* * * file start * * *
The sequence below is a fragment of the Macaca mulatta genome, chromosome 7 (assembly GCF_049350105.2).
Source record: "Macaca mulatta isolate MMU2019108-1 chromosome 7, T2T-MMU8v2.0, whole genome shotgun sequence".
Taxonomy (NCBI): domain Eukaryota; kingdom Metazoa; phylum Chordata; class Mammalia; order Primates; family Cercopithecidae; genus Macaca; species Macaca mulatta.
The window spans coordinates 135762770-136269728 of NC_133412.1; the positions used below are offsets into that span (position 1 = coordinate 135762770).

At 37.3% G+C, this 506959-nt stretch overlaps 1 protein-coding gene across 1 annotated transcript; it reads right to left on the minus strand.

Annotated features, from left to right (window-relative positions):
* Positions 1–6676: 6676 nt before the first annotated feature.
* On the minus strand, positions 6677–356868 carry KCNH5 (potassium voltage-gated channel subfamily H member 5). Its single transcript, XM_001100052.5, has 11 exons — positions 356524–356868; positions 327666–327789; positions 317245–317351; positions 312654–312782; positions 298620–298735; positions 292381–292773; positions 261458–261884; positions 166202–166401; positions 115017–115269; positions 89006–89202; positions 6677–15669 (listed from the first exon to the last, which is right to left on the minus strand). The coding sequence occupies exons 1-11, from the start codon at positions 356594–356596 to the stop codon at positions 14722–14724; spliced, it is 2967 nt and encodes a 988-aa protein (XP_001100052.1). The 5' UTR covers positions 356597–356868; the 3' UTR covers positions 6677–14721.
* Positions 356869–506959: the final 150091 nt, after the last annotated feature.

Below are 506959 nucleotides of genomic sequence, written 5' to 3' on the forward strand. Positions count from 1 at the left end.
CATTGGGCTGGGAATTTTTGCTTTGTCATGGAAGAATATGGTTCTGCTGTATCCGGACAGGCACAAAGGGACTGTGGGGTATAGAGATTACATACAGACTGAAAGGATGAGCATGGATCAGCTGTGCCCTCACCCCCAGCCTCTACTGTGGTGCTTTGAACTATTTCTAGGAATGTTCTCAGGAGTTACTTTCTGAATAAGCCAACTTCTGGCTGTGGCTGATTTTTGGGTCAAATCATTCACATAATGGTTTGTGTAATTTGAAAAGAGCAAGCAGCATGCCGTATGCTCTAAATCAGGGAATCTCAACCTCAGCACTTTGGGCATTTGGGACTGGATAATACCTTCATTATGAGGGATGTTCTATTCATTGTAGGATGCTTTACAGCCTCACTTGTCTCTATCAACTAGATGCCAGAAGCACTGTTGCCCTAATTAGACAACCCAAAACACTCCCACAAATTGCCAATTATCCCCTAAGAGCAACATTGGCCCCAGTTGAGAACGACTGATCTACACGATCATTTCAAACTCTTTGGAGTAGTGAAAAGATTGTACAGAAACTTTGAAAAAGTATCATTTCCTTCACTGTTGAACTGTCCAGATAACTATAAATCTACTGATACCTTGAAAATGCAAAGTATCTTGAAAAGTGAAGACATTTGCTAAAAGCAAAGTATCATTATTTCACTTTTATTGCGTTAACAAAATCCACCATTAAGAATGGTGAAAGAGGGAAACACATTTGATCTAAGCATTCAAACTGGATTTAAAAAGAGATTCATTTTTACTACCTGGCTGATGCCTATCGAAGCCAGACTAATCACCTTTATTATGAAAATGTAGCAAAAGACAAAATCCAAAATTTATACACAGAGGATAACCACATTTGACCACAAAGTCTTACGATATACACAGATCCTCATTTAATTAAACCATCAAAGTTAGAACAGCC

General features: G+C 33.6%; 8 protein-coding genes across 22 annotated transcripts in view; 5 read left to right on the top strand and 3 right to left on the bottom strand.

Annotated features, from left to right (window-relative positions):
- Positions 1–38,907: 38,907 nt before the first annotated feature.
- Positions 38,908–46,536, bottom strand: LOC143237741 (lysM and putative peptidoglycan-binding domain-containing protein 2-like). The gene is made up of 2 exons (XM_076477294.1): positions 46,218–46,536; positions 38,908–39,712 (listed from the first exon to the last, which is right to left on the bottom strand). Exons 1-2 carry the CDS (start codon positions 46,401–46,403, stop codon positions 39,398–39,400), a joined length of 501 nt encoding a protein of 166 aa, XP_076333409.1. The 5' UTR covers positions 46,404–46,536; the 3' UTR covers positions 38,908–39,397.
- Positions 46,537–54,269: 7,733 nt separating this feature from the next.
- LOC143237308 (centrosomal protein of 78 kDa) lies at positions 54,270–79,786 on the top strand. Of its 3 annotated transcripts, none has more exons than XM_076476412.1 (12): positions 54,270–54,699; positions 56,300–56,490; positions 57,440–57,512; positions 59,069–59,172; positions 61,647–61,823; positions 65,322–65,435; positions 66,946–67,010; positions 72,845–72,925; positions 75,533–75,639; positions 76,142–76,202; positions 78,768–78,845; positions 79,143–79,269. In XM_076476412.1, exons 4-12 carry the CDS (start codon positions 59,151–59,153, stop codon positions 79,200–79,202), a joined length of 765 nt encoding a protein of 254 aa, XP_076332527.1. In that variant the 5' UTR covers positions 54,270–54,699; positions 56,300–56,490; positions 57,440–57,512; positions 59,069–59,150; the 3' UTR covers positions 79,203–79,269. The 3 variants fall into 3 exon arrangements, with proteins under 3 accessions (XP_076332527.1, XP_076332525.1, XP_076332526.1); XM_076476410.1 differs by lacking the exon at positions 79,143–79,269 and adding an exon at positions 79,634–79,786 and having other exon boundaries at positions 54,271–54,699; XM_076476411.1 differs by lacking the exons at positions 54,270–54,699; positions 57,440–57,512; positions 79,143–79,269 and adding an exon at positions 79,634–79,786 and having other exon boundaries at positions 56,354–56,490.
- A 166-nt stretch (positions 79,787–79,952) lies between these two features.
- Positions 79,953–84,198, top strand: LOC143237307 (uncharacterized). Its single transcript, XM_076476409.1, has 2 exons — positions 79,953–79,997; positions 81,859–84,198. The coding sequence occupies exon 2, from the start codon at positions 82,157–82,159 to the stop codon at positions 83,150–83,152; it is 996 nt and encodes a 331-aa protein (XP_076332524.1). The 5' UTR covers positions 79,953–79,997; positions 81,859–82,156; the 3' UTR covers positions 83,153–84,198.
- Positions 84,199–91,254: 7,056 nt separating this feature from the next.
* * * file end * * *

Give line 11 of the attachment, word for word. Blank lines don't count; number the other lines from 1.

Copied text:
CATTGGGCTGGGAATTTTTGCTTTGTCATGGAAGAATATGGTTCTGCTGTATCCGGACAGGCACAAAGGGACTGTGGGGTATAGAGATTACATACAGACTGAAAGGATGAGCATGGATCAGCTGTGCCCTCACCCCCAGCCTCTACTGTGGTGCTTTGAACTATTTCTAGGAATGTTCTCAGGAGTTACTTTCTGAATAAGCCAACTTCTGGCTGTGGCTGATTTTTGGGTCAAATCATTCACATAATGGTTTGTGTAATTTGAAAAGAGCAAGCAGCATGCCGTATGCTCTAAATCAGGGAATCTCAACCTCAGCACTTTGGGCATTTGGGACTGGATAATACCTTCATTATGAGGGATGTTCTATTCATTGTAGGATGCTTTACAGCCTCACTTGTCTCTATCAACTAGATGCCAGAAGCACTGTTGCCCTAATTAGACAACCCAAAACACTCCCACAAATTGCCAATTATCCCCTAAGAGCAACATTGGCCCCAGTTGAGAACGACTGATCTACACGATCATTTCAAACTCTTTGGAGTAGTGAAAAGATTGTACAGAAACTTTGAAAAAGTATCATTTCCTTCACTGTTGAACTGTCCAGATAACTATAAATCTACTGATACCTTGAAAATGCAAAGTATCTTGAAAAGTGAAGACATTTGCTAAAAGCAAAGTATCATTATTTCACTTTTATTGCGTTAACAAAATCCACCATTAAGAATGGTGAAAGAGGGAAACACATTTGATCTAAGCATTCAAACTGGATTTAAAAAGAGATTCATTTTTACTACCTGGCTGATGCCTATCGAAGCCAGACTAATCACCTTTATTATGAAAATGTAGCAAAAGACAAAATCCAAAATTTATACACAGAGGATAACCACATTTGACCACAAAGTCTTACGATATACACAGATCCTCATTTAATTAAACCATCAAAGTTAGAACAGCC